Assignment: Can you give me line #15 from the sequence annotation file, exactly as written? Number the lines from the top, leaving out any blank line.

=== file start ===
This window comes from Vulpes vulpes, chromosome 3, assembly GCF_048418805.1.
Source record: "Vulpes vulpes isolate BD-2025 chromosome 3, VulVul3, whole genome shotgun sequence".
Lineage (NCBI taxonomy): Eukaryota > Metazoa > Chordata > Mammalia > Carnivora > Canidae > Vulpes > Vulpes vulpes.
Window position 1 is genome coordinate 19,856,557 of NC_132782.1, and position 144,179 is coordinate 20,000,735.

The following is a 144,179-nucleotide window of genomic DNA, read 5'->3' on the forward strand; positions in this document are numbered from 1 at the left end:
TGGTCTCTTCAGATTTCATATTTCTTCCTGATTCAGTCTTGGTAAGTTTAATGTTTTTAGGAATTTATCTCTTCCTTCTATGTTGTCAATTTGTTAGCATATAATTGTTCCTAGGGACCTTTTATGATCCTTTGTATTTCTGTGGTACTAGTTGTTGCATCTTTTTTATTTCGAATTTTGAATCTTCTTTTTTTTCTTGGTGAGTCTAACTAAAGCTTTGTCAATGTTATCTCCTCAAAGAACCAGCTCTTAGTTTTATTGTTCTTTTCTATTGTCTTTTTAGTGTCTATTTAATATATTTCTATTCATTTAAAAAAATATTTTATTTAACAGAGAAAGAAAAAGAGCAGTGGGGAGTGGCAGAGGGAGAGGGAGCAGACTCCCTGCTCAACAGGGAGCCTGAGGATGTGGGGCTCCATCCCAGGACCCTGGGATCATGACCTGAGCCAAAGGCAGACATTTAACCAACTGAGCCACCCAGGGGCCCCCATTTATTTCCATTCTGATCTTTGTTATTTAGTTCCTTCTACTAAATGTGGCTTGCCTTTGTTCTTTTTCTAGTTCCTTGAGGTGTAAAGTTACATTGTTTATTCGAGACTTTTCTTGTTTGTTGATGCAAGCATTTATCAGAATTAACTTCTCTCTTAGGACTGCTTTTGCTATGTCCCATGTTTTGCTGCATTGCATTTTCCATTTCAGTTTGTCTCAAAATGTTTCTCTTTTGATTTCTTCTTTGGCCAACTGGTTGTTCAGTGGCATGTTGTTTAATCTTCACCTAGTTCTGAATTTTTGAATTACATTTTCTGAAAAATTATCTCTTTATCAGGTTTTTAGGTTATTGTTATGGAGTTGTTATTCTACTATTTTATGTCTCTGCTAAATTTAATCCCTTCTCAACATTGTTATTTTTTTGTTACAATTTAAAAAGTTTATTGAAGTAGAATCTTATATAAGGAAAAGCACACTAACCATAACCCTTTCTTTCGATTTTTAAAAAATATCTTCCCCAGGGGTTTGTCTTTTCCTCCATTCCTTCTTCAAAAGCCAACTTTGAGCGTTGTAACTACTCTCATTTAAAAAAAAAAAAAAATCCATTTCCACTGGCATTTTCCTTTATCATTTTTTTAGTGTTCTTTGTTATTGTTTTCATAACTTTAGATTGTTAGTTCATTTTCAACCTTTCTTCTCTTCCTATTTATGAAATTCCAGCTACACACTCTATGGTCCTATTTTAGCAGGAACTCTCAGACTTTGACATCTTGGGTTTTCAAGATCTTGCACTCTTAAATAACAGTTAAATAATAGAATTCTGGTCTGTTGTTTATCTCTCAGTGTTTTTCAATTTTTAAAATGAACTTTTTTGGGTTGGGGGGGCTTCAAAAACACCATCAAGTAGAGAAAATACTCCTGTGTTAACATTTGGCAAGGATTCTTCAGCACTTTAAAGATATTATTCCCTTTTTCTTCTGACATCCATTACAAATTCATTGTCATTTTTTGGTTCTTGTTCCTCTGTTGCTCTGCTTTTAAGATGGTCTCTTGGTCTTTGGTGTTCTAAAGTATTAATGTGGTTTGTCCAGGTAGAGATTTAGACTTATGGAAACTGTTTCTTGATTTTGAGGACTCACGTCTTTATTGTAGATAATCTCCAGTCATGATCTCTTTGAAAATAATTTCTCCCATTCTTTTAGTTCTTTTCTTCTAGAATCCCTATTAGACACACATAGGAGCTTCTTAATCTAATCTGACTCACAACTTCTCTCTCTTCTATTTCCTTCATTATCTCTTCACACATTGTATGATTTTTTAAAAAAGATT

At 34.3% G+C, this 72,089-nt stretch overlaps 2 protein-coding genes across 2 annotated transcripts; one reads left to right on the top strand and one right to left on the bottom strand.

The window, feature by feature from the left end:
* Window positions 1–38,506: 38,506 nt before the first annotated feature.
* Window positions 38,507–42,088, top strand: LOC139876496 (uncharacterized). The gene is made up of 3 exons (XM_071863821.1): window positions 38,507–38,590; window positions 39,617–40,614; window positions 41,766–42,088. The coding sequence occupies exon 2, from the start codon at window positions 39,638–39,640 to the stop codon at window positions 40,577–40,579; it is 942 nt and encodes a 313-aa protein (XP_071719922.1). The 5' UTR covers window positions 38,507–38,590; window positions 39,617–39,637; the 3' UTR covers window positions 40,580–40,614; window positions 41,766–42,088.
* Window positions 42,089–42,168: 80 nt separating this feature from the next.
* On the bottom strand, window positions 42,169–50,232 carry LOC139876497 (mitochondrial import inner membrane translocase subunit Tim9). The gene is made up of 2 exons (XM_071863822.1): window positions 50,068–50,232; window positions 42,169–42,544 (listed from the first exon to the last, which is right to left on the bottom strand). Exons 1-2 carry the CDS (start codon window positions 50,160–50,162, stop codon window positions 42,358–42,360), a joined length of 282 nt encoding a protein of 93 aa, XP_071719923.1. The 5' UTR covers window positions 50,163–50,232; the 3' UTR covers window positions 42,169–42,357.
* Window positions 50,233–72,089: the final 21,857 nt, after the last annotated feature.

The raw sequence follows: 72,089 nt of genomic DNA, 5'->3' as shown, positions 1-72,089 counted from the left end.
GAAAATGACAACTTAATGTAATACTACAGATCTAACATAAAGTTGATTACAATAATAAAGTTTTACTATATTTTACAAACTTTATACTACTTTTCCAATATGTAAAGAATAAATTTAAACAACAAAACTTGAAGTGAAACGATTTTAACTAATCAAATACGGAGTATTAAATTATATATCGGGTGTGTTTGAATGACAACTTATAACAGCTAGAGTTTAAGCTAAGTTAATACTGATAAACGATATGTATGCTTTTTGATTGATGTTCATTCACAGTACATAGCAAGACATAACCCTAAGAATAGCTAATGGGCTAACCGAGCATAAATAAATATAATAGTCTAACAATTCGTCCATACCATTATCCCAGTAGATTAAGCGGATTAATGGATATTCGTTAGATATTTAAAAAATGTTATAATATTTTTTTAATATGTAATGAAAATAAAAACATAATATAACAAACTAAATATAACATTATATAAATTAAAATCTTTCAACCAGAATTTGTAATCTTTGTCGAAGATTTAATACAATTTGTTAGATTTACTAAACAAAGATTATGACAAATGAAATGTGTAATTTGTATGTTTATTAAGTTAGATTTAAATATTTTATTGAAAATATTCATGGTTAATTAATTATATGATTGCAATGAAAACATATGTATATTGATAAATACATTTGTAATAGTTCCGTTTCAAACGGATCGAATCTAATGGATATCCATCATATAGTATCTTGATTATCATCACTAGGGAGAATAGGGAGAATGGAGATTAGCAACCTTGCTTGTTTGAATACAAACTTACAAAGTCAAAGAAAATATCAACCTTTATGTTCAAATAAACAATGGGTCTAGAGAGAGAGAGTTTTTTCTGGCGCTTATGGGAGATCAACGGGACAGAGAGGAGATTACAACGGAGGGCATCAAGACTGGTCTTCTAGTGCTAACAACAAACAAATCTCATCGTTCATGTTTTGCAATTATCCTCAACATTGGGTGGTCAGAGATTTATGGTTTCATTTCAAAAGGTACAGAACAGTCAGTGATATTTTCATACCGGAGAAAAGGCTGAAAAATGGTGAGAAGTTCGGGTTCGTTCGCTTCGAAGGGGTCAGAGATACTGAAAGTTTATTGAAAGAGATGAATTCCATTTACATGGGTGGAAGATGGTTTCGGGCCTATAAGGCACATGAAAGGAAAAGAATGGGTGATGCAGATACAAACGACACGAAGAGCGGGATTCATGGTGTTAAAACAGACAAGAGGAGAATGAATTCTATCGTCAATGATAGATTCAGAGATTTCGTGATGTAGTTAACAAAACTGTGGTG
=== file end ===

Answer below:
GAAAATGACAACTTAATGTAATACTACAGATCTAACATAAAGTTGATTACAATAATAAAGTTTTACTATATTTTACAAACTTTATACTACTTTTCCAATATGTAAAGAATAAATTTAAACAACAAAACTTGAAGTGAAACGATTTTAACTAATCAAATACGGAGTATTAAATTATATATCGGGTGTGTTTGAATGACAACTTATAACAGCTAGAGTTTAAGCTAAGTTAATACTGATAAACGATATGTATGCTTTTTGATTGATGTTCATTCACAGTACATAGCAAGACATAACCCTAAGAATAGCTAATGGGCTAACCGAGCATAAATAAATATAATAGTCTAACAATTCGTCCATACCATTATCCCAGTAGATTAAGCGGATTAATGGATATTCGTTAGATATTTAAAAAATGTTATAATATTTTTTTAATATGTAATGAAAATAAAAACATAATATAACAAACTAAATATAACATTATATAAATTAAAATCTTTCAACCAGAATTTGTAATCTTTGTCGAAGATTTAATACAATTTGTTAGATTTACTAAACAAAGATTATGACAAATGAAATGTGTAATTTGTATGTTTATTAAGTTAGATTTAAATATTTTATTGAAAATATTCATGGTTAATTAATTATATGATTGCAATGAAAACATATGTATATTGATAAATACATTTGTAATAGTTCCGTTTCAAACGGATCGAATCTAATGGATATCCATCATATAGTATCTTGATTATCATCACTAGGGAGAATAGGGAGAATGGAGATTAGCAACCTTGCTTGTTTGAATACAAACTTACAAAGTCAAAGAAAATATCAACCTTTATGTTCAAATAAACAATGGGTCTAGAGAGAGAGAGTTTTTTCTGGCGCTTATGGGAGATCAACGGGACAGAGAGGAGATTACAACGGAGGGCATCAAGACTGGTCTTCTAGTGCTAACAACAAACAAATCTCATCGTTCATGTTTTGCAATTATCCTCAACATTGGGTGGTCAGAGATTTATGGTTTCATTTCAAAAGGTACAGAACAGTCAGTGATATTTTCATACCGGAGAAAAGGCTGAAAAATGGTGAGAAGTTCGGGTTCGTTCGCTTCGAAGGGGTCAGAGATACTGAAAGTTTATTGAAAGAGATGAATTCCATTTACATGGGTGGAAGATGGTTTCGGGCCTATAAGGCACATGAAAGGAAAAGAATGGGTGATGCAGATACAAACGACACGAAGAGCGGGATTCATGGTGTTAAAACAGACAAGAGGAGAATGAATTCTATCGTCAATGATAGATTCAGAGATTTCGTGATGTAGTTAACAAAACTGTGGTG